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Below is the text, largely as preached at MacAlpine Presbyterian Church in Buffalo, New York on 5/28/17. The lines with a strikethrough are there for organizational purposes but not spoken until later in the paragraph (see the italics).

On Mother’s Day a couple Sundays ago, the last mother of a redeemer we unpacked was Rahab. Who remembers who Rahab was? [Canaanite prostitute] Even the men of Jericho did not consider Rahab marrying material – she was just someone they used. And yet our Heavenly Father thought she would make an excellent wife and mother for a Jewish redeemer. In and of herself, she had been an unworthy ugly prostitute or sinner but by faith she did not perish with those who were disobedient after giving a friendly welcome to the spies. Likewise, in and of ourselves, our old self was and continues to be an unworthy ugly prostitute or sinner but by faith we have been saved, we are being saved, and we will be saved on the Day of Judgment. This is the way it has always been – salvation from sin and death is irrevocably applied to a person by faith in the Lord. Abram, whom God would rename Abraham, was not a particularly righteous man. When Abram heard the call of God, his father’s household were worshipers of the moon god named Sin and Sin’s daughter Inanna as was common in Ur at the time. Their names suggest devotion to these idols. Take for instance Abram’s wife whom the true God would rename Sarah. At this point in the story she is still known as Sarai, which is the Akkadian version of the false god Sin’s wife. Thus God chose Abram and Sarai to bless the world not because they had been good religious people, but simply because God chose to do so. God applied salvation to Abram and Sarai not because of something that they did but through faith:

Genesis 15:1-6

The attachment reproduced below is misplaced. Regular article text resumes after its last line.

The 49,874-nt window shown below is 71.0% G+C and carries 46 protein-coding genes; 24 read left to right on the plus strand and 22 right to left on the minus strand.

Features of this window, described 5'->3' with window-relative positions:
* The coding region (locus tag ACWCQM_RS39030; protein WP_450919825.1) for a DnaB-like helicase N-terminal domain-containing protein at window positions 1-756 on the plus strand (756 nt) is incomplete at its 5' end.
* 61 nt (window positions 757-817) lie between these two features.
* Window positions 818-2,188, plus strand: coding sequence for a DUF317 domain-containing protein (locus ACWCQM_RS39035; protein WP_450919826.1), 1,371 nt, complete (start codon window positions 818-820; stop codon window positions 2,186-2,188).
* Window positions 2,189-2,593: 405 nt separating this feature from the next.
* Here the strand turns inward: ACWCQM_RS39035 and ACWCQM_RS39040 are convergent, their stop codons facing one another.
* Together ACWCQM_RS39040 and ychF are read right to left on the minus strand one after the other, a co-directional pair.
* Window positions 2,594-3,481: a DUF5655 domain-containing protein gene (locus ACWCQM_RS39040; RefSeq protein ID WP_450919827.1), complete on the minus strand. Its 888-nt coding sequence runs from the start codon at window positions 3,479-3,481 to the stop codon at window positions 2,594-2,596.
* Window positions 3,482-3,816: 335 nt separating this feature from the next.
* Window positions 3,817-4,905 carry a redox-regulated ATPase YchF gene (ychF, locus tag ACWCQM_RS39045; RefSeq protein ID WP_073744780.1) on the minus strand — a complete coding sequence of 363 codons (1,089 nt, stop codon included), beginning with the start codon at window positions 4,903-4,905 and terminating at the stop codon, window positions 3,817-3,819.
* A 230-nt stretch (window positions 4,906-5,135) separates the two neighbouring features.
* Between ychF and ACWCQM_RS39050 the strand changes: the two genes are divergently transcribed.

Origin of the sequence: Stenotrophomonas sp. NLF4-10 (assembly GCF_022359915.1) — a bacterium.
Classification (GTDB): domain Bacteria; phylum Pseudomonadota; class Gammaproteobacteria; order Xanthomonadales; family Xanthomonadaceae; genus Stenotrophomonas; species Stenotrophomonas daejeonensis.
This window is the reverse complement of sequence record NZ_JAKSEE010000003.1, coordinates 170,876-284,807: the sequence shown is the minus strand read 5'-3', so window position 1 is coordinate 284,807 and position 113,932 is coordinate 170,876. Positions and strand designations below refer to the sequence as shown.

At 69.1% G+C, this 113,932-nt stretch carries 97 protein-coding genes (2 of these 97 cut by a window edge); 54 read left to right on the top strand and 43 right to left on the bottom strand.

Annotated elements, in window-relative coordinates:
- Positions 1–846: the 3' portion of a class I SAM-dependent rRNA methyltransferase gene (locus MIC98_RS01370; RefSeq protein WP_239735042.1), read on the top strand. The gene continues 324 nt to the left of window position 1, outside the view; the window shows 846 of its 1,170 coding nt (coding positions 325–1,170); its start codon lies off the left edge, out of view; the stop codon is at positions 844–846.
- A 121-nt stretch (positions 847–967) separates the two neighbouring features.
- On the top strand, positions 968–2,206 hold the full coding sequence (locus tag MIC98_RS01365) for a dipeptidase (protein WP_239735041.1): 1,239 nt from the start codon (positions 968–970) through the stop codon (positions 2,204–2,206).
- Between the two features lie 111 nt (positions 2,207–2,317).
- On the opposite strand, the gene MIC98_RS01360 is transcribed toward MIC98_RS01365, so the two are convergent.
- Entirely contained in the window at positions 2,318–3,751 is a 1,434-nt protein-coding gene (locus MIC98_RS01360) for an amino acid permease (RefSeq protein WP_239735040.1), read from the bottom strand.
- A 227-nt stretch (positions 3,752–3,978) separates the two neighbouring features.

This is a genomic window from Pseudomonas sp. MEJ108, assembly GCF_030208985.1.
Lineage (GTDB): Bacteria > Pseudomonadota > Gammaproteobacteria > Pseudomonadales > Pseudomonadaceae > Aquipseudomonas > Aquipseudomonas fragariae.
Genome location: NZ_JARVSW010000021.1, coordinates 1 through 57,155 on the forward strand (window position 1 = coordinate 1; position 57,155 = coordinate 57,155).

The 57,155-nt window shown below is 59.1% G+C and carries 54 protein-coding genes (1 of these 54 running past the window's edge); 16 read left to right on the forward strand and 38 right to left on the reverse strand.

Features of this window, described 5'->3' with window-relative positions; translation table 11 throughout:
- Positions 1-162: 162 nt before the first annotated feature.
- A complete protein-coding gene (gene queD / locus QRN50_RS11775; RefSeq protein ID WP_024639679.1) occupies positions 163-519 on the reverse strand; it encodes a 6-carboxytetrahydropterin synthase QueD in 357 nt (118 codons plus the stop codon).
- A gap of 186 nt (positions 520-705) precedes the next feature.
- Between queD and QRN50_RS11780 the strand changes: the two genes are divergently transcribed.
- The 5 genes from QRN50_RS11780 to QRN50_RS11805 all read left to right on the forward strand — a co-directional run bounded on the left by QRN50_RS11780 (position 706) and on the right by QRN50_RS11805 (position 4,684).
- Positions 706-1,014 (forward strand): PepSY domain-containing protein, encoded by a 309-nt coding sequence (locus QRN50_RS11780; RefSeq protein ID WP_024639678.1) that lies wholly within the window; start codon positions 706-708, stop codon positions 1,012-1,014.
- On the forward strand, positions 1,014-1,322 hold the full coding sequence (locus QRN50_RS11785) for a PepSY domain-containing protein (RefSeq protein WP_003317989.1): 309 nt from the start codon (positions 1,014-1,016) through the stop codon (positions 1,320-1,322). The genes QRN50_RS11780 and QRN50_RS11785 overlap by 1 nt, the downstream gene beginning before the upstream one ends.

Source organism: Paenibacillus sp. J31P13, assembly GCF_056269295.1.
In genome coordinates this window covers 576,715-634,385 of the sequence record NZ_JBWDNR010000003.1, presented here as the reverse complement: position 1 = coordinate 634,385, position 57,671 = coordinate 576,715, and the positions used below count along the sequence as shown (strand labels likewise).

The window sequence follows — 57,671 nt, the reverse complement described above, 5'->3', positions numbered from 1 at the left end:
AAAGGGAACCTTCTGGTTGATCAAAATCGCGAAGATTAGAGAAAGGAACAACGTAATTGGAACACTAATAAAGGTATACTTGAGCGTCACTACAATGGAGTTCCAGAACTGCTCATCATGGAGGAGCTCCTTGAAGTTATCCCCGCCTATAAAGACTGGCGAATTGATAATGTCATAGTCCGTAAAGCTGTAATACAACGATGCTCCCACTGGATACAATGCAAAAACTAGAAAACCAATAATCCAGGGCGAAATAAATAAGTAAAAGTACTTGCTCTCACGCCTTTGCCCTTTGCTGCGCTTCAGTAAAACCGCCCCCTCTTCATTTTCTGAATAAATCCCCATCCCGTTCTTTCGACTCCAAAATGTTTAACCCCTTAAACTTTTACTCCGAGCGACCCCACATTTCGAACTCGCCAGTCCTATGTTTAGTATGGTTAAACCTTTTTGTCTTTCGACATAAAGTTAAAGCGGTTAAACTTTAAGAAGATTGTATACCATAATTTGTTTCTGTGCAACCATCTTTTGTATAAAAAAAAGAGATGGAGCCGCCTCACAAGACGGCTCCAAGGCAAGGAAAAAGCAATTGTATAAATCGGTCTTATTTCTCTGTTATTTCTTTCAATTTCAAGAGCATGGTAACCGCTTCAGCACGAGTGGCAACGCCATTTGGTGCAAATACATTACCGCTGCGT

Abram was not the only person commended or praised as righteous by faith. (Often I hear commended confused with condemned – they are opposites. To receive a commendation is to be celebrated or praised.) It was by faith that all of the people of old received their commendation. Hebrews tells us:

Hebrews 11:1-12:2

  1. You are saved by grace alone through faith alone.
    1. The people of old were saved by grace alone through faith alone. (Let’s take a closer look at two of those the author of Hebrews commended as righteous by faith–one a Jew and one a Gentile—as representatives of everyone with a saving faith. For our representative of the Jewish people with a saving faith, Jacob makes a good choice because Jacob would also be known as Israel.)
      1. Jacob was saved by grace alone through faith alone. God chose Jacob while he was still in his mother’s womb. Jacob was not chosen because he was a descendant of Abraham: God loved him and hated his twin brother Esau. Jacob was not chosen because of his position in the family: God chose Jacob instead of the twin brother born before him. Jacob was not chosen because of his own righteousness: as Paul points out in Romans 9:11, God chose Jacob instead of his brother before either had done anything good or bad. The only reason God chose Jacob and not his brother, Paul tells us there in Romans 9, is God’s gracious decision. The apostle quotes what God said to Moses: “I will have mercy on whom I have mercy, and I will have compassion on whom I have compassion.” Jacob was chosen by grace to inherit the promise—it was a free gift that he didn’t deserve—a gift that was applied to him by faith. By faith Jacob was seeking a better country—a heavenly one. Jacob was saved by grace alone through faith alone. (Let’s turn now to a Gentile with a saving faith. If we look at all the names in Hebrews 11 since Abraham, the only Gentile in the list with a saving faith is Rahab.)